The Graduate Management Admission Test (GMAT) is intended to evaluate the ability to interpret and process information or knowledge within a specified period of time. The majority of students who register for and complete the GMAT are, for the most part, considering an advanced degree in Business, Management, Finance, Accounting, or Human Resources.
Typically, the main obstacles to reaching your target score on the GMAT begin with the bad habits we establish taking our first standardized exams. For most, that is the SAT. It is certainly not unheard of for high school students to attempt multiple strategies besides the ones that work best and that actually address the examination content. Frequently, if we don’t have a good grasp of the testing material, we avoid focusing directly on the subject. Instead, many of us resort to last-minute cramming or an all-night study session lasting a couple of days before the test date.
Now that the education community has generally accepted that standardized exams are not IQ tests, we know that things like deliberate, focused practice, flexible thinking, and studying over a period of time do increase scores. Among the best way to accomplish this is by creating a study plan geared toward your strengths and weaknesses, taking practice tests, and working with an experienced tutor familiar with the exam, and effective test-taking strategies are all good places to start.
In this article, we’ll focus on common mistakes made while taking the Verbal and Essay sections of the GMAT, and specific ways to avoid them.
The GMAT Format
In terms of the test format, the GMAT can be divided into two main sections: mathematical reasoning and verbal comprehension. In that sense, it is very similar to its SAT counterpart. The difference is that, unlike the SAT where the format poses an array of multiple-choice questions with minimal resemblance to each other, both GMAT sections present a substantial amount of information that is expected to be processed not only simultaneously, but also in a more wholesome and systemic manner. This serves to separate memory tactics from contributing to the scoring–a factor the GMAT claims to eliminate from the candidate pool.
The Verbal Section
To study efficiently, the student’s best move is to identify their personal strengths and weaknesses. If their math skills and content knowledge are strong; then, their focus should be centered on the verbal aspect of the testing. However, that does not mean that this student shouldn’t spend time reviewing elements of algebra, geometry, and arithmetic.
The verbal section hinges inordinately on mastery of English grammar and composition; on the part of the student as well as through the reading passages provided, most of which are referenced from academic or industrial fields. An effective way to prepare for those types of questions are:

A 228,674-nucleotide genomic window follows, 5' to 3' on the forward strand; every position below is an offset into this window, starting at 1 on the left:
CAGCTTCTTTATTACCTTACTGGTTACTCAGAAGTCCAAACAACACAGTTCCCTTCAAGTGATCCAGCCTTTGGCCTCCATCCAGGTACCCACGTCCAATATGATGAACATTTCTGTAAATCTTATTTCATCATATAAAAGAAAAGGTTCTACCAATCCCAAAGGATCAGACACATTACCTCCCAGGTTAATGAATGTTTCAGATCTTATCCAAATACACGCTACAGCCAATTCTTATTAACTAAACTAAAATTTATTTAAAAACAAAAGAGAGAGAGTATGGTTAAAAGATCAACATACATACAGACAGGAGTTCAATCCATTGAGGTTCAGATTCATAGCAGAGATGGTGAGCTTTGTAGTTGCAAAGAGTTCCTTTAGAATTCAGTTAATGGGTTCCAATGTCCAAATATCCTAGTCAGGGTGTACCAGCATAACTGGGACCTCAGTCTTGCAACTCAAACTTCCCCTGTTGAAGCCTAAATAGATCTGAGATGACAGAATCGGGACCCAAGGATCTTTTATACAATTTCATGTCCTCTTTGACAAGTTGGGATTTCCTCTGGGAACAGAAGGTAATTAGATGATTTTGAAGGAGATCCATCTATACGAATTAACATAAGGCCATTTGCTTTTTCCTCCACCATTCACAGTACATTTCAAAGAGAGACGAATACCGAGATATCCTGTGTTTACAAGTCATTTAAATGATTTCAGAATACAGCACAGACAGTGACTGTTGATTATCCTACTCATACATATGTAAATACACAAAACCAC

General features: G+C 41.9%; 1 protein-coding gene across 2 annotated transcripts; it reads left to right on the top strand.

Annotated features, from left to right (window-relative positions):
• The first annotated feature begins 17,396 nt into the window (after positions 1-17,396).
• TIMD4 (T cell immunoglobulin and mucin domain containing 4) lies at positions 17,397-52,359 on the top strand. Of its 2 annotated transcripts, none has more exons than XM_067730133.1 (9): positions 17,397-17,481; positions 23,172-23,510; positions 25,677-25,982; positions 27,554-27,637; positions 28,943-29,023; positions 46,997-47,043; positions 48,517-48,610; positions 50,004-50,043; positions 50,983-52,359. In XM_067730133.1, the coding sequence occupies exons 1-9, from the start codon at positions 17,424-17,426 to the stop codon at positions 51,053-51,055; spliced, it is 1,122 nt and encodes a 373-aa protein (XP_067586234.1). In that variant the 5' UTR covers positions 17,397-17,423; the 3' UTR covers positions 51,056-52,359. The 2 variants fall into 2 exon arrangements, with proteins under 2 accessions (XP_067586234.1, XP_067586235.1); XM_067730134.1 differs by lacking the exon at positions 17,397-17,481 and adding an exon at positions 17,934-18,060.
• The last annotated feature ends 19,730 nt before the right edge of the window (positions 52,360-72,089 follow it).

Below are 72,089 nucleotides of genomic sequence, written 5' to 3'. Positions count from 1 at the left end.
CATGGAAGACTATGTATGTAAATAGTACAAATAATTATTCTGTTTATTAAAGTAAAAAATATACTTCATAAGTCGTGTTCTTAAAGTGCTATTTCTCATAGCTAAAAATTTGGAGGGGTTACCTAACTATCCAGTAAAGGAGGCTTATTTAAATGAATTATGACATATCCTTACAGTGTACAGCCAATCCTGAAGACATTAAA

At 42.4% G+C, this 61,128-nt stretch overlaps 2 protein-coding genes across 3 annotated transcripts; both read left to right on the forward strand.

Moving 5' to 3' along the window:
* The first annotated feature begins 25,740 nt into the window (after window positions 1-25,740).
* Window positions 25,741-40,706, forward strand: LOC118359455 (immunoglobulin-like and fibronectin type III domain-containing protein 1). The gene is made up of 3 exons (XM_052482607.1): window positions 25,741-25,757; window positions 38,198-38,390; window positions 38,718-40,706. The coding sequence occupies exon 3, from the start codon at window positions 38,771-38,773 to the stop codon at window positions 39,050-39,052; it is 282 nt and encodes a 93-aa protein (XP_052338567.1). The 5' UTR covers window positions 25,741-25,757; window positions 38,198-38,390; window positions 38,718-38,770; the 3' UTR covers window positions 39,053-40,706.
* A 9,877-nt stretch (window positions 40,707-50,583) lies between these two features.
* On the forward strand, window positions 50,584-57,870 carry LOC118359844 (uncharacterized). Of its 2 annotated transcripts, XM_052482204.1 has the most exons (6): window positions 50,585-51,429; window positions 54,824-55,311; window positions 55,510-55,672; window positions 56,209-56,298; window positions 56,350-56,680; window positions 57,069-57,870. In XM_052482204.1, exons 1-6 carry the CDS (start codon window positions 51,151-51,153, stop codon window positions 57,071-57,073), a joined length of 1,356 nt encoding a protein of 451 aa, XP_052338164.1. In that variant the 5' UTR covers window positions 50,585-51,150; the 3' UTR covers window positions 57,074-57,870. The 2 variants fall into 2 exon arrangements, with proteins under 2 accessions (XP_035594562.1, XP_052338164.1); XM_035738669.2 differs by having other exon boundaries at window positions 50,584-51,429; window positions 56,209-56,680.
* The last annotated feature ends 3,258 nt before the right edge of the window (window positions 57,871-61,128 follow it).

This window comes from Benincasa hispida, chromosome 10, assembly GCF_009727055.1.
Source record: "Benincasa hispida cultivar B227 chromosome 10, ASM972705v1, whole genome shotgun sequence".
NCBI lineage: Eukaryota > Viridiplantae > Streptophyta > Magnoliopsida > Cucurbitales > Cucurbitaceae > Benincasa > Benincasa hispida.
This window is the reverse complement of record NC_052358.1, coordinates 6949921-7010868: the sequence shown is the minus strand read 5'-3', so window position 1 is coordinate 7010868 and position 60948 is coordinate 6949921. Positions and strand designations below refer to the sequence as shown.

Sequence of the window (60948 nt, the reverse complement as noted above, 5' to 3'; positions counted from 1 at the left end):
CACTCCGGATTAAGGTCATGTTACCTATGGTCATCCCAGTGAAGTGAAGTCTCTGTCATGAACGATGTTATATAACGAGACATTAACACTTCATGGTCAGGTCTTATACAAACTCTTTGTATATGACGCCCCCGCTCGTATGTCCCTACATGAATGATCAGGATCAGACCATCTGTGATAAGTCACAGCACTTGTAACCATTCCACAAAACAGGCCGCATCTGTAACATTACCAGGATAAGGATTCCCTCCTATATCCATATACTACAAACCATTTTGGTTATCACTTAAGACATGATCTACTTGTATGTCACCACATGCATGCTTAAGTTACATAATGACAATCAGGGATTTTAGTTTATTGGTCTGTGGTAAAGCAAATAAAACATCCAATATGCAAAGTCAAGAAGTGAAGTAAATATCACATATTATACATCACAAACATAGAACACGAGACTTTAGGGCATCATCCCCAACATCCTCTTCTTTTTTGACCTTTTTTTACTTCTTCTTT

To read over diverse topics and themes in publications such as newspapers, magazines, classic literature well in advance of the test date.
This is vital for learning the techniques for identifying the main idea, supporting evidence, implication, inference, and subtle conclusions of professional writing.
Obtain a grammar book from the public library.
This will provide the student with clear and abundant examples and exercises and is a great way to review basic writing skills if there is a serious lack of familiarity. This means reviewing: verb tense, subject-verb agreement, quantity, parallel phrasing, terminology, spelling, and so on. The sentence portion of the verbal section is merely highlighting a student’s ability to spot basic grammar inconsistencies.
The Analytical Writing Assessment
The last consideration in the often formidable verbal test is the essay. The GMAT accomplishes this measurement of aptitude by listing an argument, hypothetical or actual, preceded by a brief summary of the topic that is then followed by the writing requirement in the form of a prompt. There are two items that the student must adhere to in order to concisely and compellingly exhibit a valid response to the essay portion of the test:
Precisely and accurately address the points presented in the question.
This may seem like common sense, but nervous students have a tendency to avoid directly addressing the question. For example, if the prompt asks you to choose a side, make sure you have chosen and stated your side within the first few sentences–and address different aspects of it throughout the essay.
The introduction paragraph, at the very least, must refer back to the prompt. The first body paragraph should provide a description of the issue confronted in the question. The second body paragraph should emphasize any counterargument to the original dilemma. The last body paragraph is the student’s position within the overall argument, supported by what has been expressed in all previous paragraphs.
Correct grammar and structure are imperative to achieving a high score on the essay test.
That is to say, proper punctuation, precise spelling, and capitalization, organized and efficient phrasing of themes and discussion. The essay is testing the student’s level of conveying concepts and expression using standard English language, with an expectation that the student is a master of syntax.